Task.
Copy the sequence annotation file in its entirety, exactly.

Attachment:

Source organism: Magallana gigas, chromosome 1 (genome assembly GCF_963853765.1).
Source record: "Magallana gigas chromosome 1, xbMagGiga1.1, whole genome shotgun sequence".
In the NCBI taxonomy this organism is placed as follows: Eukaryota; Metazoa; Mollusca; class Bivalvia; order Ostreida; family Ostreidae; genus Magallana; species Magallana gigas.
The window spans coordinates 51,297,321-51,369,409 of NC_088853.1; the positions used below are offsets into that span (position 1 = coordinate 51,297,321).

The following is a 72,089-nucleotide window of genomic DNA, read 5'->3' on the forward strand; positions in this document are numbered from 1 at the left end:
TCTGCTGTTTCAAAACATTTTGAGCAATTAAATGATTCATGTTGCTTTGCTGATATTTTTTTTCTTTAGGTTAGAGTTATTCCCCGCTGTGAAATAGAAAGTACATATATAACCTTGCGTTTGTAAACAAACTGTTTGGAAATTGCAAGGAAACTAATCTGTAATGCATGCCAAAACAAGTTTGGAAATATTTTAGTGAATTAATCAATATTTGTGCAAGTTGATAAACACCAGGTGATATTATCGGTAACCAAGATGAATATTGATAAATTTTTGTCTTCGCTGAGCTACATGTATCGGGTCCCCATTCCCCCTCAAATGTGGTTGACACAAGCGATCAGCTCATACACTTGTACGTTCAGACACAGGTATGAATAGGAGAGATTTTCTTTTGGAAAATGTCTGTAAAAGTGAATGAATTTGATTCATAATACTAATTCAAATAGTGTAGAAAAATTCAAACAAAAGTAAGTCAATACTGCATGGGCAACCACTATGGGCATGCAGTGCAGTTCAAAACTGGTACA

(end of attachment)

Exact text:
Source organism: Magallana gigas, chromosome 1 (genome assembly GCF_963853765.1).
Source record: "Magallana gigas chromosome 1, xbMagGiga1.1, whole genome shotgun sequence".
In the NCBI taxonomy this organism is placed as follows: Eukaryota; Metazoa; Mollusca; class Bivalvia; order Ostreida; family Ostreidae; genus Magallana; species Magallana gigas.
The window spans coordinates 51,297,321-51,369,409 of NC_088853.1; the positions used below are offsets into that span (position 1 = coordinate 51,297,321).

The following is a 72,089-nucleotide window of genomic DNA, read 5'->3' on the forward strand; positions in this document are numbered from 1 at the left end:
TCTGCTGTTTCAAAACATTTTGAGCAATTAAATGATTCATGTTGCTTTGCTGATATTTTTTTTCTTTAGGTTAGAGTTATTCCCCGCTGTGAAATAGAAAGTACATATATAACCTTGCGTTTGTAAACAAACTGTTTGGAAATTGCAAGGAAACTAATCTGTAATGCATGCCAAAACAAGTTTGGAAATATTTTAGTGAATTAATCAATATTTGTGCAAGTTGATAAACACCAGGTGATATTATCGGTAACCAAGATGAATATTGATAAATTTTTGTCTTCGCTGAGCTACATGTATCGGGTCCCCATTCCCCCTCAAATGTGGTTGACACAAGCGATCAGCTCATACACTTGTACGTTCAGACACAGGTATGAATAGGAGAGATTTTCTTTTGGAAAATGTCTGTAAAAGTGAATGAATTTGATTCATAATACTAATTCAAATAGTGTAGAAAAATTCAAACAAAAGTAAGTCAATACTGCATGGGCAACCACTATGGGCATGCAGTGCAGTTCAAAACTGGTACA